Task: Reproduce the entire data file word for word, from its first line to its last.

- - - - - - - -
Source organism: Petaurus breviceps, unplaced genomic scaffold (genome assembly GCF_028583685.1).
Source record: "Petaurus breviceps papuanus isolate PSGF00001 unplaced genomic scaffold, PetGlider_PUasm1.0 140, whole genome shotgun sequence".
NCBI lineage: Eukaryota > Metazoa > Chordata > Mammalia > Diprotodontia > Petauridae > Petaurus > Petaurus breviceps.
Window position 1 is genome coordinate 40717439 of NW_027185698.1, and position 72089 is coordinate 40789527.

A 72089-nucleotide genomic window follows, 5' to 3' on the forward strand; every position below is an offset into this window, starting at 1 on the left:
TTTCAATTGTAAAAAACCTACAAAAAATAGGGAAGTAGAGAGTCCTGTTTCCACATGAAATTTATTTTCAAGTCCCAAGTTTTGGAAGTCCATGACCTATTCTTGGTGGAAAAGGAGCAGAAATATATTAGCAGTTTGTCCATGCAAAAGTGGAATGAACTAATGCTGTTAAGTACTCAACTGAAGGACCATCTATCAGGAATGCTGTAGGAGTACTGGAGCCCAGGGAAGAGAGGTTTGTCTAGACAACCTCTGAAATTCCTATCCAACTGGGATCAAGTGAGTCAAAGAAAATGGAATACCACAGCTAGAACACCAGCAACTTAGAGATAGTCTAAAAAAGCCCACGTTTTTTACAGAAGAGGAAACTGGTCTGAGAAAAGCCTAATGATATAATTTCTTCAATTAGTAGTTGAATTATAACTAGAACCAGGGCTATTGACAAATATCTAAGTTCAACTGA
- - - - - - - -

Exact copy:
Source organism: Petaurus breviceps, unplaced genomic scaffold (genome assembly GCF_028583685.1).
Source record: "Petaurus breviceps papuanus isolate PSGF00001 unplaced genomic scaffold, PetGlider_PUasm1.0 140, whole genome shotgun sequence".
NCBI lineage: Eukaryota > Metazoa > Chordata > Mammalia > Diprotodontia > Petauridae > Petaurus > Petaurus breviceps.
Window position 1 is genome coordinate 40717439 of NW_027185698.1, and position 72089 is coordinate 40789527.

A 72089-nucleotide genomic window follows, 5' to 3' on the forward strand; every position below is an offset into this window, starting at 1 on the left:
TTTCAATTGTAAAAAACCTACAAAAAATAGGGAAGTAGAGAGTCCTGTTTCCACATGAAATTTATTTTCAAGTCCCAAGTTTTGGAAGTCCATGACCTATTCTTGGTGGAAAAGGAGCAGAAATATATTAGCAGTTTGTCCATGCAAAAGTGGAATGAACTAATGCTGTTAAGTACTCAACTGAAGGACCATCTATCAGGAATGCTGTAGGAGTACTGGAGCCCAGGGAAGAGAGGTTTGTCTAGACAACCTCTGAAATTCCTATCCAACTGGGATCAAGTGAGTCAAAGAAAATGGAATACCACAGCTAGAACACCAGCAACTTAGAGATAGTCTAAAAAAGCCCACGTTTTTTACAGAAGAGGAAACTGGTCTGAGAAAAGCCTAATGATATAATTTCTTCAATTAGTAGTTGAATTATAACTAGAACCAGGGCTATTGACAAATATCTAAGTTCAACTGA